Q. Dear Umbra,

Cloud computing is a major emissions producer. Why is no one arguing for the dismantling of the Internet?

— Not Everyone’s Online

A. Dear NEO,

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I’d venture to say that many, many people have a very love-hate relationship with the internet. It’s a source of connection, but also one of stress. It facilitates convenience, but at the same time seems to suck all manner of time and energy out of the day in an anxiety-inducing spiral. It has an appetite for massive amounts of energy, but it simultaneously has all the makings of a powerful, intangible force to reduce our dependence on fossil fuels.

Let’s start with some of the internet’s climate-specific pros and cons. On the plus side, the creation of “remote work” has eliminated a lot of commute-related emissions, which make up a significant part of the average person’s carbon footprint. There’s also the overall convenience factor. A lot of tasks are so much easier online — bank deposits, grocery shopping, even paying the electric bill — saving any number of car trips in favor of more efficient delivery systems. And then there’s the fact that the World Wide Web’s wild and crazy information highway means that anyone with a Wi-fi signal can learn about climate change, from the latest U.N. environmental report to the daily atmospheric carbon level.

But, as you suggest, all that good might not be enough to offset the internet’s current climate drawbacks. A 2020 review of teleworking studies found the net energy benefit of remote work to be rather small when weighed against the environmental impact of all the infrastructure and energy that goes into data centers — the millions of servers that must be built, powered, and cooled to enable your Google searches, Zoom calls, and Instagram posts. The “cloud,” in fact, is actually just a system of data centers sprinkled all over the world that hold digital assets so you don’t have to keep them on your hard drive. One estimate of all that energy usage adds up to about 73 billion kWh, still just 2 percent of the total U.S. power demand in 2020.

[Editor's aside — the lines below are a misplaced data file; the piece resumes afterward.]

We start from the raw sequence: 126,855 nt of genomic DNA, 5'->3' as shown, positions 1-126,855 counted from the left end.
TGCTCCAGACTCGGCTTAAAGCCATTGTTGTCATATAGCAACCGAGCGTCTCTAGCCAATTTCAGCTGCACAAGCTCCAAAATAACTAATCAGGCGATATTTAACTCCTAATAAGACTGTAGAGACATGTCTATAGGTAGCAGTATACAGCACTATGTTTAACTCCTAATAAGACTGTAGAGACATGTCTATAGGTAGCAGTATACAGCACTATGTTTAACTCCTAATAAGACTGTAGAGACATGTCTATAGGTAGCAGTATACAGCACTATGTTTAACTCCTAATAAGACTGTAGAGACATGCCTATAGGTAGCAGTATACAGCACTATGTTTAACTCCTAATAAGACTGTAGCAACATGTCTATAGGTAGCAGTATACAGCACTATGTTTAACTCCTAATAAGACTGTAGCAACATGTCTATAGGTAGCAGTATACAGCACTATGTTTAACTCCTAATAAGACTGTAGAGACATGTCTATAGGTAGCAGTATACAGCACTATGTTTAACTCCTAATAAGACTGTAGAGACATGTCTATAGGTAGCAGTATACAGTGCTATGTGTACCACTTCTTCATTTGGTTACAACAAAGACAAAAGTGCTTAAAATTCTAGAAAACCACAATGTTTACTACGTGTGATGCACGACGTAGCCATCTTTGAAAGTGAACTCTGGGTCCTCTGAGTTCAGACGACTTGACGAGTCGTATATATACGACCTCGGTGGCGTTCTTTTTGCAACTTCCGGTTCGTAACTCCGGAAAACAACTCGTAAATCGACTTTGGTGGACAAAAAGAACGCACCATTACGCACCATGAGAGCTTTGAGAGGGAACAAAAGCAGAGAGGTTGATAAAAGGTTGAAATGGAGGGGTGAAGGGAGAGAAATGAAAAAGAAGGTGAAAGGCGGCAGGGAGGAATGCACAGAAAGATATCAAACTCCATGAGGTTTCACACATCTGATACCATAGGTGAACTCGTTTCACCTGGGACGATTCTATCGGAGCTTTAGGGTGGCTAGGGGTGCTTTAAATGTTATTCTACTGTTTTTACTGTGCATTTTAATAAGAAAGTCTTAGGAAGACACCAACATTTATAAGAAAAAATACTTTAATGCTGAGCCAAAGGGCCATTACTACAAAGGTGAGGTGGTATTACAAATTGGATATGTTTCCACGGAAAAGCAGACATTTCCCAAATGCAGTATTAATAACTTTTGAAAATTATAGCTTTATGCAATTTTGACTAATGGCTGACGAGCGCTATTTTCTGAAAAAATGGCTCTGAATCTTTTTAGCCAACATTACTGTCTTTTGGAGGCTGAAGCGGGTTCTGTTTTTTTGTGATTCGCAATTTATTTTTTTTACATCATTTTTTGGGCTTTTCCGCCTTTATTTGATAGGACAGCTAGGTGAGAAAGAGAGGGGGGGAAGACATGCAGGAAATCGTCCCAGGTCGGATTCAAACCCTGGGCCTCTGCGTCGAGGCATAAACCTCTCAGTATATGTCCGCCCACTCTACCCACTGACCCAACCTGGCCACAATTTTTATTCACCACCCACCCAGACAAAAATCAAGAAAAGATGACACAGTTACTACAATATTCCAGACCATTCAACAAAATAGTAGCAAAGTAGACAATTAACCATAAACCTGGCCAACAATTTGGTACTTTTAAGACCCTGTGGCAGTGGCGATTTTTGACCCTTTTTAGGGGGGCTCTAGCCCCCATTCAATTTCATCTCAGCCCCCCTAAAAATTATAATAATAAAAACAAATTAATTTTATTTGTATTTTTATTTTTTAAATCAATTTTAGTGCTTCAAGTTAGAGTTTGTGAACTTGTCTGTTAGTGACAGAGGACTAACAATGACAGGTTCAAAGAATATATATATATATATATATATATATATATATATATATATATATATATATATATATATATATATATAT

The energy used by the internet is hardly its only potential climate cost. From a social standpoint, the internet’s quick connections may have given us a warped sense of time and space, normalizing (for those of a certain privileged demographic) certain forms of very carbon-intensive travel — weekend flights to Mexico from Pittsburgh for a BFF getaway, international business trips for a 30-minute speaking engagement. Online shopping is its own particular carbon conundrum: The fact that so many objects are incredibly easy to buy has given way to the rise of unconscious consumption, an undeniable propagator of polluting industries. And that’s not even getting into influencer culture, an entire industry built around filtered 21-year-olds selling you supplement subscriptions you have never and will never need.

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And as for the internet’s wealth of information? Well, the same search engines that can find you the latest report of the Intergovernmental Panel on Climate Change also make it perilously easy to find yahoos claiming that global warming is an invention of the government. And that’s to say nothing of the nightmarish online news cycle or the dark web-fueled rise of hate groups and conspiracy theories.